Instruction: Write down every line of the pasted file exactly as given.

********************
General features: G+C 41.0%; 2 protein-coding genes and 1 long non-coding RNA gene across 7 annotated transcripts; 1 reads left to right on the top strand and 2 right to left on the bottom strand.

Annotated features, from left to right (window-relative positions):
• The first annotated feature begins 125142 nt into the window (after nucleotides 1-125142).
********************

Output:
General features: G+C 41.0%; 2 protein-coding genes and 1 long non-coding RNA gene across 7 annotated transcripts; 1 reads left to right on the top strand and 2 right to left on the bottom strand.

Annotated features, from left to right (window-relative positions):
• The first annotated feature begins 125142 nt into the window (after nucleotides 1-125142).